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Spokane, Washington  Est. May 19, 1883
News >  Idaho

Former NIC student files bias lawsuit

Taryn Brodwater Staff writer

A former North Idaho College student and her husband are suing the college for alleged breach of contract and discrimination.

Maria Emerson and her husband, Mark, filed a lawsuit in Kootenai County Court on Friday. Last spring, Maria Emerson filed a tort claim against the college seeking $1 million in damages. The college took no action, allowing the Emersons to proceed with a lawsuit.

The lawsuit seeks “damages in an amount to be shown at trial.”

“We believe the charges are without merit,” NIC spokesman Kent Propst said Wednesday. The college hadn’t been served with court papers as of Wednesday afternoon.

According to the lawsuit, Maria Emerson enrolled in the college’s Practical Nursing Program in the fall of 2003 and was in a class taught by Jennifer Gabriel-Hickman. Emerson is alleging that the instructor “made false allegations” against her and “created a hostile environment.”

Emerson claims in the lawsuit that Gabriel-Hickman “terminated” Emerson from the program in December 2003. Emerson claims the college didn’t grant her due process as outlined in the student handbook before terminating her from the program.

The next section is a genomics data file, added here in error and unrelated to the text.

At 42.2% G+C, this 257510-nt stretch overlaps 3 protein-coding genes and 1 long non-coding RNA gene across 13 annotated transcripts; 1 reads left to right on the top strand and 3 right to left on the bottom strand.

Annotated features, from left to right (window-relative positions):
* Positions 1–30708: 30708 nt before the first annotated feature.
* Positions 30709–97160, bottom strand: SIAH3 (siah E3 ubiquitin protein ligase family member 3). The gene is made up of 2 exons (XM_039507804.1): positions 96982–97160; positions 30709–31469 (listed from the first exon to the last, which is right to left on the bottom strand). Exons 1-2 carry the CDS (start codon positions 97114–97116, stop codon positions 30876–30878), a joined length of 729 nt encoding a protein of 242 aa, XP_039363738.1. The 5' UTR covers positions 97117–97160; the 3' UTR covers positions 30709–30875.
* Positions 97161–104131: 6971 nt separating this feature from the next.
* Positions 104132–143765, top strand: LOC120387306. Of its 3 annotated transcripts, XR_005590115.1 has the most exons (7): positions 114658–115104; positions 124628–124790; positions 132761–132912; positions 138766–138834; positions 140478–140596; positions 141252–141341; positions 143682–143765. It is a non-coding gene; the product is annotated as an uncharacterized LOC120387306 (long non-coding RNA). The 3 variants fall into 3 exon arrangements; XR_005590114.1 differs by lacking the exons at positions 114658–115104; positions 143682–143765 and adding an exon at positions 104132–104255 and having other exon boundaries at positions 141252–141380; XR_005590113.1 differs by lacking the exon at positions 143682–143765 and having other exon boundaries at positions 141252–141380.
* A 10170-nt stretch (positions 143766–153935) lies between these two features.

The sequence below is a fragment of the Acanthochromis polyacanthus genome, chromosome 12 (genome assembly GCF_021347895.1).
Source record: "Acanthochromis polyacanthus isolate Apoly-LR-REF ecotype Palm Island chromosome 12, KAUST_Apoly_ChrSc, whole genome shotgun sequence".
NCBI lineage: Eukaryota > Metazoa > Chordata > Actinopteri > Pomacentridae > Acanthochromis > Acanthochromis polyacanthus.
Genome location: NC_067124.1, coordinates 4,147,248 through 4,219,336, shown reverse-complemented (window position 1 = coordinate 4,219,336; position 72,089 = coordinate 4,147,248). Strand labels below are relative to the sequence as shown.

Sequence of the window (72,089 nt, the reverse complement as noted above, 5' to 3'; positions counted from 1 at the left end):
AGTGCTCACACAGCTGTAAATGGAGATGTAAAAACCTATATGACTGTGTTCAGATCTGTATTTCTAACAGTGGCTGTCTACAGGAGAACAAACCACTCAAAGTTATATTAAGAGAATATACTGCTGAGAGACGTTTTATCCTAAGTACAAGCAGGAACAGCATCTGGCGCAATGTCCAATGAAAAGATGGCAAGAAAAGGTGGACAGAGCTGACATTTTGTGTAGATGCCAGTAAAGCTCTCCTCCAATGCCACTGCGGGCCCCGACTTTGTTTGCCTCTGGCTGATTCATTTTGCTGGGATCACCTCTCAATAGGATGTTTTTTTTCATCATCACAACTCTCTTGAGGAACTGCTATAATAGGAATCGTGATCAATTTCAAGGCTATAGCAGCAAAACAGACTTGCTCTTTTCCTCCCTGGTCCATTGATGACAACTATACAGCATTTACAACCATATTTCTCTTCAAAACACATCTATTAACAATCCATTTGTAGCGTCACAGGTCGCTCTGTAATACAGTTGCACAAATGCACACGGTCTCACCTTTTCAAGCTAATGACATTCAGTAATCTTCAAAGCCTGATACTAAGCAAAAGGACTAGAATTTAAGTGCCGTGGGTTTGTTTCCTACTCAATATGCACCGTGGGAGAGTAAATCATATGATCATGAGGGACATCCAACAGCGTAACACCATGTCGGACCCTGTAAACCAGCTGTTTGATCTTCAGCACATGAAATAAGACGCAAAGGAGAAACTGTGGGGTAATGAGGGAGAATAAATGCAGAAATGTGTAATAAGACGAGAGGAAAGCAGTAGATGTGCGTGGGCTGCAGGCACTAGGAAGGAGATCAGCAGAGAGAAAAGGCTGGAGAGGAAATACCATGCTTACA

Gabriel-Hickman, now employed by Washington State University in Spokane, would not comment Wednesday, referring all questions to NIC.

Emerson, a Careywood resident, did not return calls seeking comment this week, but her attorney Dustin Deissner said Emerson believed the termination was related to her age, disability and Latin descent. Deissner did not specify the nature of Emerson’s disability.

She was 48 in the spring of 2004 when she filed the tort claim, or letter of intent to sue. According to the tort claim, “Emerson was the oldest person in the class” and Gabriel-Hickman was “substantially younger.”

The tort claim alleges that the instructor made false claims that Emerson had a tendency toward violence and hostility. Emerson claims Gabriel-Hickman also “made defamatory statements to third parties about Emerson’s educational and professional abilities” and “treated Emerson differently than other students in the program.”

According to NIC, Gabriel-Hickman was hired in August 2002 and worked for the college until July 2004.

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